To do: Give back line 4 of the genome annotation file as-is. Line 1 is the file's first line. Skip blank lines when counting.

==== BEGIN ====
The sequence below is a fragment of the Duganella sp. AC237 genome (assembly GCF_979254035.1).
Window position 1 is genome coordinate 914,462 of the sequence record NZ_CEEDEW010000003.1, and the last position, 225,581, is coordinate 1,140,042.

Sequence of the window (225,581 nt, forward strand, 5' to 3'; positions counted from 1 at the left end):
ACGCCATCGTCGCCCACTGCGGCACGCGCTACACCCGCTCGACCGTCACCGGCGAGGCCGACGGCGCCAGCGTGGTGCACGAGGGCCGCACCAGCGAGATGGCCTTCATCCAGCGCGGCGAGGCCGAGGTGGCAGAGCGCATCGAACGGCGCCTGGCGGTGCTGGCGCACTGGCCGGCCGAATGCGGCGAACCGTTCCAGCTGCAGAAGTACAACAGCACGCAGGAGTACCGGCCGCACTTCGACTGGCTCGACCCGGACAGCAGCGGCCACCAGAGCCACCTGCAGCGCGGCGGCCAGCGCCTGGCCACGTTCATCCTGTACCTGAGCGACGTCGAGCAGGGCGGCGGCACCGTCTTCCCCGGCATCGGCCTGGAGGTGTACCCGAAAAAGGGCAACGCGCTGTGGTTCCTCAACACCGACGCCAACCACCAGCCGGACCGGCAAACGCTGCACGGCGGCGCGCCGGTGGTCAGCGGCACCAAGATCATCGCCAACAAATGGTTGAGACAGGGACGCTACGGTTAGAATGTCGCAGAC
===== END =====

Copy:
ACGCCATCGTCGCCCACTGCGGCACGCGCTACACCCGCTCGACCGTCACCGGCGAGGCCGACGGCGCCAGCGTGGTGCACGAGGGCCGCACCAGCGAGATGGCCTTCATCCAGCGCGGCGAGGCCGAGGTGGCAGAGCGCATCGAACGGCGCCTGGCGGTGCTGGCGCACTGGCCGGCCGAATGCGGCGAACCGTTCCAGCTGCAGAAGTACAACAGCACGCAGGAGTACCGGCCGCACTTCGACTGGCTCGACCCGGACAGCAGCGGCCACCAGAGCCACCTGCAGCGCGGCGGCCAGCGCCTGGCCACGTTCATCCTGTACCTGAGCGACGTCGAGCAGGGCGGCGGCACCGTCTTCCCCGGCATCGGCCTGGAGGTGTACCCGAAAAAGGGCAACGCGCTGTGGTTCCTCAACACCGACGCCAACCACCAGCCGGACCGGCAAACGCTGCACGGCGGCGCGCCGGTGGTCAGCGGCACCAAGATCATCGCCAACAAATGGTTGAGACAGGGACGCTACGGTTAGAATGTCGCAGAC